A student’s POP is central to the work they do on a daily basis. This real-world, application-aligned course work provides a level of relevance and impact to the student and their organization, unlike most traditional doctorate programs.

Rigorous Exploration and Research

In this EdD program, the POP is front and center. While taking courses, faculty and advisors help students shape, examine, and refine their POP, building upon its execution throughout each course.

There are three capstone seminars and four signature assignments that prepare students for their POP culminating project. Faculty work with students to develop research protocols that combine theory and practice to explore critical issues facing educational leaders and policymakers today.

In this iterative process, students conduct original research to further define their POP. With the guidance of faculty through course work and one-on-one advising, students explore findings and apply these reflections to their own POP.

Implementing Your Innovation or Improvement

Leveraging the guidance from faculty, cross-disciplinary research, other cohort members, and support from industry experts, students may implement solutions to their POP during the program, although most students implement these solutions upon completion of the program.

Students produce metrics upon which to measure the success of the innovation or improvement and build plans for further impact – all while learning and growing alongside their supportive cross-sector cohort. This thoughtful design underscores the application of the degree to real leadership and organizational challenges, and provides students access to the tools, resources, and relationships to make a profound impact.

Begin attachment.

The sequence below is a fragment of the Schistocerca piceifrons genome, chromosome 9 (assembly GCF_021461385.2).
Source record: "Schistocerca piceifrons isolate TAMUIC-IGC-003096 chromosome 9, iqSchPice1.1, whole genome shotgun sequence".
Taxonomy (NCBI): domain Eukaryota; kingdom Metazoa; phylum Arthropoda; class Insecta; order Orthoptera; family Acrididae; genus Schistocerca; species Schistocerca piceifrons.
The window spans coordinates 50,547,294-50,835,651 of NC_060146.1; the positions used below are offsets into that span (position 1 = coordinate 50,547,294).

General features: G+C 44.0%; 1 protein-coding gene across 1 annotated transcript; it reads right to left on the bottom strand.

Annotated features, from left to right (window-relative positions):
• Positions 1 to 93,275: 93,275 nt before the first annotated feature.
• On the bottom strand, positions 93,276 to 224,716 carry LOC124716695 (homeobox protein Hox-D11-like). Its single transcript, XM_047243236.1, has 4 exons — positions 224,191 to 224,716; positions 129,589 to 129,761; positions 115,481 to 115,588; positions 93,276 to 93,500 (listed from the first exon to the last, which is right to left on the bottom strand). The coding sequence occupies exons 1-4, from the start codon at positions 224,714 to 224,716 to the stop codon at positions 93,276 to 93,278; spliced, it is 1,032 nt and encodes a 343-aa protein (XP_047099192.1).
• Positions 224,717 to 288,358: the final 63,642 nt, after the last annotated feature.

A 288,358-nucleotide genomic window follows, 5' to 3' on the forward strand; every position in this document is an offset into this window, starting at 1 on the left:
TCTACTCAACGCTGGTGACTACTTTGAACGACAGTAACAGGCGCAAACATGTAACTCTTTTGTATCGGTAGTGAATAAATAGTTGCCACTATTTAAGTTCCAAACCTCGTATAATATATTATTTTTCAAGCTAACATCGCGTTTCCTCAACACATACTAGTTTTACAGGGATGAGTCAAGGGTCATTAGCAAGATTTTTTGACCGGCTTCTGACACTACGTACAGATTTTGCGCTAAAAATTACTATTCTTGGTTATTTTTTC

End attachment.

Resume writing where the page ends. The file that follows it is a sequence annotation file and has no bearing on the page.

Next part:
Students’ culminating project is made up of four signature assignments that tie into the coursework:


Leadership I: Examines the student’s educational and leadership development – all milestones the student has achieved as a professional. Designed to set the foundation for professional goals, helping students draw links between their professional journey and goals over the course of the academic program.

Research Methods

Students are required to conduct a self-selected POP from their organization. Students assess their organization for strengths, weakness, opportunities, and threats in its culture and overall functioning as related to their POP.

Capstone I and II

Students are asked to shape a research question; develop an Organizational Improvement Plan (OIP) proposal; develop a bibliography; conduct an action research project; and demonstrate the solution or impact of the proposed plan on their organization.

Capstone III

Students present their POP culminating project to their faculty committee and cohort classmates in the final semester of their program.